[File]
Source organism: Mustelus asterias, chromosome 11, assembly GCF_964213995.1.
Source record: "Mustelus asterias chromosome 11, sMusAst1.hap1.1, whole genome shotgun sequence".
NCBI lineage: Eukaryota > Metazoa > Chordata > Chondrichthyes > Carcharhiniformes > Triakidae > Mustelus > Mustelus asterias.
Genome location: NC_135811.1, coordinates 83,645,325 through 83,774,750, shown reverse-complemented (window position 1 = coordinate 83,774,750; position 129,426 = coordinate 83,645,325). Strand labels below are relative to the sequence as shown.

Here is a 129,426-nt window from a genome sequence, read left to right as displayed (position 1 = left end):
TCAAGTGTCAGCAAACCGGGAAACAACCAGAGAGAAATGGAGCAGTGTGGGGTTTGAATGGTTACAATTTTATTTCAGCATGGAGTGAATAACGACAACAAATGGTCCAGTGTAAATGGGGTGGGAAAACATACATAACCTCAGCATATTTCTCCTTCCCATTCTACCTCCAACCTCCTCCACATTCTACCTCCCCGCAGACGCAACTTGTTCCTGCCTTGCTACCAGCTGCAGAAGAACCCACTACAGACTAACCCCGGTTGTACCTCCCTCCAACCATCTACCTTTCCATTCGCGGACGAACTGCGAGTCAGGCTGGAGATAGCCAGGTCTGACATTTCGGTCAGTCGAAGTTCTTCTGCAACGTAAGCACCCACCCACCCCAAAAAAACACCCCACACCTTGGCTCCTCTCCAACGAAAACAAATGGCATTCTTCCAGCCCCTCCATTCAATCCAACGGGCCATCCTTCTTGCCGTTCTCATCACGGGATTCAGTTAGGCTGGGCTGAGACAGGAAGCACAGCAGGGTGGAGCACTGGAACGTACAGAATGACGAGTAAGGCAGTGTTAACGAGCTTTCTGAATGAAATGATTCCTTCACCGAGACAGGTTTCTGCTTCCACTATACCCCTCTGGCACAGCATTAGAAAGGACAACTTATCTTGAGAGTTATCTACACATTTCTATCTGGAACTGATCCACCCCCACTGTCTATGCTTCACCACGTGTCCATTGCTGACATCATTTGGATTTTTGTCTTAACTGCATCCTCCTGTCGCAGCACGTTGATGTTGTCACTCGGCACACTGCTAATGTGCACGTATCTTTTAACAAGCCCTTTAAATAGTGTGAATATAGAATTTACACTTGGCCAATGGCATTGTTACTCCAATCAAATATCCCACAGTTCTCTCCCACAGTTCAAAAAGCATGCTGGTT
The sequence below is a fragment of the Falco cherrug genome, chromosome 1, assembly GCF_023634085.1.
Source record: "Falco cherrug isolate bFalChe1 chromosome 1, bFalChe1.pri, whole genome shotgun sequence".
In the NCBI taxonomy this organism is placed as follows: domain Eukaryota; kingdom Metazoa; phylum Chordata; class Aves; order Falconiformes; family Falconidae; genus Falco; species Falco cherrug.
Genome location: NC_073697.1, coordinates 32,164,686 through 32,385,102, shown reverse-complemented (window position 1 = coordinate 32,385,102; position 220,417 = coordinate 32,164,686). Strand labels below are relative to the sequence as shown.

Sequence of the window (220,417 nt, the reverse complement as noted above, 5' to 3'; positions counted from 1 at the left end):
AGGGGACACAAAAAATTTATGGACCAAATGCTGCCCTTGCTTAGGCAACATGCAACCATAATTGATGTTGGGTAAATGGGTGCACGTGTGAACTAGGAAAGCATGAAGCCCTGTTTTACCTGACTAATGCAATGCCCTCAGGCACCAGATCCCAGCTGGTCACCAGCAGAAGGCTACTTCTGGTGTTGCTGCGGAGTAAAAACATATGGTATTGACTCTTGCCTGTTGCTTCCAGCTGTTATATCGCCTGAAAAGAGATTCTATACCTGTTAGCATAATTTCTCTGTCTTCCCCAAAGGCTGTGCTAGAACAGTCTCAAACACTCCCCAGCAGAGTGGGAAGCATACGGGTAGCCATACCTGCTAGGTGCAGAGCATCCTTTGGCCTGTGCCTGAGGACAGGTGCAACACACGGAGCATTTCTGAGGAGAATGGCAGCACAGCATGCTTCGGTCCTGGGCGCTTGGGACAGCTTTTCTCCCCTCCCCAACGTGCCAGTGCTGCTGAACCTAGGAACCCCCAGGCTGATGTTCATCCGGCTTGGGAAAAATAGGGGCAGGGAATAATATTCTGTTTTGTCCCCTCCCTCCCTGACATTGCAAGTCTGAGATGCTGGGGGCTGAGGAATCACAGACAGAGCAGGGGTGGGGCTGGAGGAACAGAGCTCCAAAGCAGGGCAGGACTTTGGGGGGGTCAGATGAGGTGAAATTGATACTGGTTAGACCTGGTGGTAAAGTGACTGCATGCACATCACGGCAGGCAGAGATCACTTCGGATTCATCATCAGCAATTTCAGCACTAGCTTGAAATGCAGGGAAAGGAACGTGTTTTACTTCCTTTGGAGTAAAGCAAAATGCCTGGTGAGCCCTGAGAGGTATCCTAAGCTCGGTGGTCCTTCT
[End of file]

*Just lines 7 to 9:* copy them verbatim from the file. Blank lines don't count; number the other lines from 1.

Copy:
The sequence below is a fragment of the Falco cherrug genome, chromosome 1, assembly GCF_023634085.1.
Source record: "Falco cherrug isolate bFalChe1 chromosome 1, bFalChe1.pri, whole genome shotgun sequence".
In the NCBI taxonomy this organism is placed as follows: domain Eukaryota; kingdom Metazoa; phylum Chordata; class Aves; order Falconiformes; family Falconidae; genus Falco; species Falco cherrug.